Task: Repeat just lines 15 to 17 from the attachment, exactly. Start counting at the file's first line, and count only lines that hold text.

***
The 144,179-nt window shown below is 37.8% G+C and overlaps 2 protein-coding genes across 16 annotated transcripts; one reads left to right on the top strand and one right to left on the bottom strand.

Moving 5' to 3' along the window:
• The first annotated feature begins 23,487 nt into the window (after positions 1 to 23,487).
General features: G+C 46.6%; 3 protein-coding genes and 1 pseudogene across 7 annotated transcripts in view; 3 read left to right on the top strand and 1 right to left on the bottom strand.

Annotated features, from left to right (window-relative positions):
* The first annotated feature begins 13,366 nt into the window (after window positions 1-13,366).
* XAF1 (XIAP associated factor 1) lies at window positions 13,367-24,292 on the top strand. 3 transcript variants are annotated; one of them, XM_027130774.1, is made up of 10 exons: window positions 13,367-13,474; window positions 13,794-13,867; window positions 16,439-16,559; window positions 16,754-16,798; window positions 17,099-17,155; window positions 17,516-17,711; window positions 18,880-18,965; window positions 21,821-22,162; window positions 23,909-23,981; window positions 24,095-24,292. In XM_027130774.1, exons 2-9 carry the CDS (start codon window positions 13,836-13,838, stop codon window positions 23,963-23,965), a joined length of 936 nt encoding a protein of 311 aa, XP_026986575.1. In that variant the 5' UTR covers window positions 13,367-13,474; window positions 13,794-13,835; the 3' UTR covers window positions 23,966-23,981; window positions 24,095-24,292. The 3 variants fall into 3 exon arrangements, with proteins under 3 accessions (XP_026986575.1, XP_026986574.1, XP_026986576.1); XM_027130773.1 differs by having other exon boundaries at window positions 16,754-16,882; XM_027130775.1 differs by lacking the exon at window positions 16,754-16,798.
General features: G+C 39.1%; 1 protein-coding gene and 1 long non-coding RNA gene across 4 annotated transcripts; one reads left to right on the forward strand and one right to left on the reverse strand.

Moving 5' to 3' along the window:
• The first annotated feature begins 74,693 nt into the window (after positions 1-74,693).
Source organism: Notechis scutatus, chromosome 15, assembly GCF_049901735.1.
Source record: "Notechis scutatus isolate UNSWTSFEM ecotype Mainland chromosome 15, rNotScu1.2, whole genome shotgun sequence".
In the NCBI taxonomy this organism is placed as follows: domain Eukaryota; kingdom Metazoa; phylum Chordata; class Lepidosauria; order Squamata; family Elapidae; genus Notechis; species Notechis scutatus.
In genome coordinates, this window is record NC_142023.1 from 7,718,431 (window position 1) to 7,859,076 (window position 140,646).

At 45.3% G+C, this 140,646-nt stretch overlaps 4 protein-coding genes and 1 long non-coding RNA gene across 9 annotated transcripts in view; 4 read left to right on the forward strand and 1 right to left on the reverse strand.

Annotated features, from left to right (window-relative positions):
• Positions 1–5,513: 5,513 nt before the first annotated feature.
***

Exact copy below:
At 45.3% G+C, this 140,646-nt stretch overlaps 4 protein-coding genes and 1 long non-coding RNA gene across 9 annotated transcripts in view; 4 read left to right on the forward strand and 1 right to left on the reverse strand.

Annotated features, from left to right (window-relative positions):
• Positions 1–5,513: 5,513 nt before the first annotated feature.